Creepy Clowns, Cups of Coffee, Cringeworthy Cavemen, and Cantankerous Castmates: Come Play By The Lake at Domino Theatre

Photo of six people standing in a studio.
Cast and crew of Dress Rehearsal. Photo provided by Jen Buder.

At Come Play By The Lake, short works by local playwrights take to the Domino Theatre stage and compete for a place in the Eastern Ontario Drama League (EODL)’s One Act Festival. 

Ranging from 25 to 55 minutes in length and spanning multiple genres—the 2024 submissions include horror, romance, comedy, and metatheatre—the productions are evaluated by a panel of judges selected from the local arts community. This year, Donna Chambers, Rachel Marks, and D. T. McNichol took on the tricky task of adjudication. While the Best Production will represent Kingston in EODL’s regional competition, there are three other awards at stake: Ken Weston Best Original Script, Best Coordinated Production, and the People’s Preference. 

This weekend, the Kingston Theatre Alliance sent two critics—Haley Sarfeld and Alyce Soulodre—to report on the festival’s medley of offerings. Here are their reviews:

Left Alone by J Wes Secord

Review by Haley Sarfeld

One of these toys is not like the others! Written and directed by J Wes Secord, Left Alone follows teenage sisters Liv (Irene Kelly) and Ally (Joy Fillmore) as they explore an abandoned house, where a faulty bedroom doorknob results in a locked-in nightmare. 

Kelly and Fillmore have a believable dynamic from the get-go, though the exposition in their initial dialogue feels forced—as sisters, surely they would already know the personal details that they’re summarizing for the audience. Things take an eerie turn when Liv has a sudden headache attack, accompanied by a long, pulsing sound (which became creepier in retrospect when a post-show discussion revealed that it was not part of Helena Chau’s sound design—theatre ghosts, anyone?). Meanwhile, the toy clown in the corner (Douglas Connors) slowly comes to life and echoes Liv’s movements, with choreography that cleverly foreshadows their connection. When Ally leaves the room, a suspenseful game of cat-and-mouse ensues. 

The second scene shows Liv’s younger self, Olivia (Annika Hudson), playing with her imaginary friend, Charlie (Hayley Hudson), a friendlier version of the clown. Hayley Hudson’s clowning is delightful, and the interactions between the two are just about the sweetest thing I’ve ever seen—the performers are a mother-daughter duo, and their energy translates adorably to the stage. The play’s fear factor soon deflates like a forgotten balloon animal, though a thread of worry remains as conflict unfolds beyond the bedroom door.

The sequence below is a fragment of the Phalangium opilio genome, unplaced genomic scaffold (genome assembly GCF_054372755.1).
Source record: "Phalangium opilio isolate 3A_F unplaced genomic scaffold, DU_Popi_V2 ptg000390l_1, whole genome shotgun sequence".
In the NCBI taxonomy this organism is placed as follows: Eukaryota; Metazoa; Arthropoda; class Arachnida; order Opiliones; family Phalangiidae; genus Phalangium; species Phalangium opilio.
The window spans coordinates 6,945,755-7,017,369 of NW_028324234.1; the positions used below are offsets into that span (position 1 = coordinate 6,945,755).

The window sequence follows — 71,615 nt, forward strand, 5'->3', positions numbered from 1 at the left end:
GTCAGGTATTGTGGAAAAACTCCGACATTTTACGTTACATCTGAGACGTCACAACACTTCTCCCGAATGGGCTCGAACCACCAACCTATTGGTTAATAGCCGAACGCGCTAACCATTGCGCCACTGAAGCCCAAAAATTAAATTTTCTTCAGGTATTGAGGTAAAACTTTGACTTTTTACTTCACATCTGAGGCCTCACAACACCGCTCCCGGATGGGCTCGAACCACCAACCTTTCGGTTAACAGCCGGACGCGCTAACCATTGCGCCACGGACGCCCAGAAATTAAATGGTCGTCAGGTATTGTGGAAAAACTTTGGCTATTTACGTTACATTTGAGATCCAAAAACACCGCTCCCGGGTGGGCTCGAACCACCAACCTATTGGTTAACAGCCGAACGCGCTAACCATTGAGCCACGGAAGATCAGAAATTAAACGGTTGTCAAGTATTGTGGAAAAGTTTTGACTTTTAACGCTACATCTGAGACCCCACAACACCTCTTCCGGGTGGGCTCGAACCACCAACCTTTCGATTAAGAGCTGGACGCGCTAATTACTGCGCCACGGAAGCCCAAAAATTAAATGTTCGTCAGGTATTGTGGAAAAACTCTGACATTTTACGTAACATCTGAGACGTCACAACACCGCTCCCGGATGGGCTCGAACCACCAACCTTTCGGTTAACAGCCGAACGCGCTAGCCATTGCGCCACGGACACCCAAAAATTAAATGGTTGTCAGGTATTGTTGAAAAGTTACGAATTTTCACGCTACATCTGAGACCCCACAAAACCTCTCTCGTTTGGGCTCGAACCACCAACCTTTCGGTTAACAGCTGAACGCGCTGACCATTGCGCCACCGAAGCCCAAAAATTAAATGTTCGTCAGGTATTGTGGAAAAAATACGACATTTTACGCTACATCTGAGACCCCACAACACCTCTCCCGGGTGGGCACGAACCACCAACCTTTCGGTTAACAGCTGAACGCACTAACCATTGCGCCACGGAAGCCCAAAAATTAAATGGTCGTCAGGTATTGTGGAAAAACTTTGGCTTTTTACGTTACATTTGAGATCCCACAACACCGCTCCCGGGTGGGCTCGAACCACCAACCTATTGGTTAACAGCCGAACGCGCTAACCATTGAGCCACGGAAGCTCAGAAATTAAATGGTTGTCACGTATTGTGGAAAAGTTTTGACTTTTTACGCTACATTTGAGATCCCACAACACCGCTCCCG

While I’ll admit that I’m not the world’s biggest horror buff (that title goes to my colleague, Alyce, who has a PhD in the subject), the premise feels rather flimsy, and despite some strong performances, I was not totally taken in by the story. There are compelling elements at play—funny one-liners and commendable clowning—and it will be interesting to see how this show evolves in the future. To ramp up the frightening elements, Left Alone might benefit from being presented in a smaller space, where its claustrophobic qualities could—if you’ll pardon the expression—truly come alive. 

A Kiss to Build a Dream On by Penny Barker

Review by Haley Sarfeld

Winner: Best Coordinated Production

“Give me your lips for just a moment, and my imagination will make that moment live…” Written by Penny Barker and directed by Heather A. Barker, A Kiss to Build a Dream On takes a pleasant journey through a couple’s past, weaving romance between cups of coffee at a small-town cafe. 

The story gets off to a charming start as Ross (Colin Leonard) and Nora (Penny Barker) ponder what to order and chat with the cafe’s owner, Katie (Alexandra Bell). It’s soon revealed that today is Ross and Nora’s 50th anniversary, and that a not-so-secret surprise party awaits them at the legion hall in half an hour. As they stall, Katie asks the couple questions about their past, which leads to an unexpected trip down memory lane.